A Phoenix man accused of helping orchestrate a shooting at an anti-Islam event in Texas originally planned to participate in the attack alongside the two gunmen who were eventually killed by police, according to court documents unsealed Thursday.
Abdul Malik Abdul Kareem, 43, was arrested June 11 by the FBI on charges related to the May 3 shooting at a Prophet Muhammad cartoon contest in Garland, Texas.
He's being held without bail after being charged with conspiracy, making false statements and interstate transportation of firearms with intent to commit a felony.
Kareem is scheduled to stand trial on Oct. 6. His lawyers asked a federal judge for additional time to prepare and sought a continuance from the scheduled Aug. 4 trial date.
Last month, FBI Special Agent Dina McCarthy described at a U.S. District Court hearing how a witness and a confidential informant learned about Kareem's interest in the Islamic State group, including watching its videos with shooters Elton Simpson and Nadir Soofi.
Kareem, Simpson and Soofi all attended the same mosque in Phoenix.
According to a federal indictment, Kareem hosted the shooters in his home beginning in January and provided the guns they used in the Texas attack.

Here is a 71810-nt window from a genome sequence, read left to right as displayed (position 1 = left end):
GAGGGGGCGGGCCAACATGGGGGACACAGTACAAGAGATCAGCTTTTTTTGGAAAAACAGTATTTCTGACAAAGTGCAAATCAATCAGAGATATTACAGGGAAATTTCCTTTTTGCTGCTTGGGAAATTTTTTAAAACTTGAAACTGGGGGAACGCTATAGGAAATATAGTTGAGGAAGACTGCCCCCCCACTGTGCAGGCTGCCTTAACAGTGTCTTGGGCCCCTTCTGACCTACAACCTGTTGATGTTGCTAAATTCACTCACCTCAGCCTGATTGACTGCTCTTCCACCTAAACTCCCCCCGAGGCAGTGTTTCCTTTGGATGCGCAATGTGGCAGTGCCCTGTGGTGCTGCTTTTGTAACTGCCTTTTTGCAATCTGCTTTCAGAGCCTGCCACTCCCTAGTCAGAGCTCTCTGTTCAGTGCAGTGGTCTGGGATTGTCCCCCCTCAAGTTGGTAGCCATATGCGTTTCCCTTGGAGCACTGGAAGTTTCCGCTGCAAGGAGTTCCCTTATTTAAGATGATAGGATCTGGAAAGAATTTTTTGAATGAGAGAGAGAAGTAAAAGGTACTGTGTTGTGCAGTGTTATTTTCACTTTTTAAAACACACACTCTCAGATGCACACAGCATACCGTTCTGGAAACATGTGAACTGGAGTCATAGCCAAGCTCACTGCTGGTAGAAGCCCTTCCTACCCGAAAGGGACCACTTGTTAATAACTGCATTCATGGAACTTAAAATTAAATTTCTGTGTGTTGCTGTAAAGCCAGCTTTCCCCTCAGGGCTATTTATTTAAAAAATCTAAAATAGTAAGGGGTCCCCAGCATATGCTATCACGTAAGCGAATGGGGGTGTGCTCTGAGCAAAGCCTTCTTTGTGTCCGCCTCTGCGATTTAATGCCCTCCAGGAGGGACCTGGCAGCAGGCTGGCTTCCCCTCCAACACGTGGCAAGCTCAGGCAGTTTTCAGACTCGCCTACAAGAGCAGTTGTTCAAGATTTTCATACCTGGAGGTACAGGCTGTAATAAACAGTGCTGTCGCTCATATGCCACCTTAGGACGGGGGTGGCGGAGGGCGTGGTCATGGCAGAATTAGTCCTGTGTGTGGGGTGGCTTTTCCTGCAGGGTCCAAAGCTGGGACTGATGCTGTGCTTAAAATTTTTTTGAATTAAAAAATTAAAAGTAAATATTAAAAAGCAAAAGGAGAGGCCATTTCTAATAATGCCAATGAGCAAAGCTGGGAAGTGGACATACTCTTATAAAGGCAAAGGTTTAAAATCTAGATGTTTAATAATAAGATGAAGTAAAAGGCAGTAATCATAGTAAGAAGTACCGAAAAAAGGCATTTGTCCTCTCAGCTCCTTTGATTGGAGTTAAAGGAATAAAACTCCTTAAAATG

Documents unsealed Thursday show that a confidential informant told authorities that Kareem "planned to attack the event alongside Simpson and Soofi" and was angry when the source wouldn't sell him silencers and bulletproof vests.
A confidential witness told authorities that Kareem drove Simpson and Soofi to desert locations in Arizona to fire assault weapons several months prior to the Texas event featuring cartoons deemed offensive by Muslims.
The documents also outlined the prosecution's reasons why Kareem should be detained before trial, stating he "poses both a flight risk and a danger to the community due to his prior criminal history."
Prosecutors said Kareem has been arrested 11 times between 1991 and 2004 and served jail time twice.
Newly unsealed documents also cover information released earlier by federal investigators -- that Kareem, Simpson and Soofi talked about wanting to make pipe bombs and that Kareem possibly plotted to use explosive devices at the Super Bowl on Feb. 1 in suburban Glendale.
However, McCarthy previously said in court that Kareem provided no specifics about how serious he was about the Super Bowl plan.
U.S. District Judge Susan Bolton also ordered Thursday that the unexecuted arrest warrant for Kareem will remain sealed.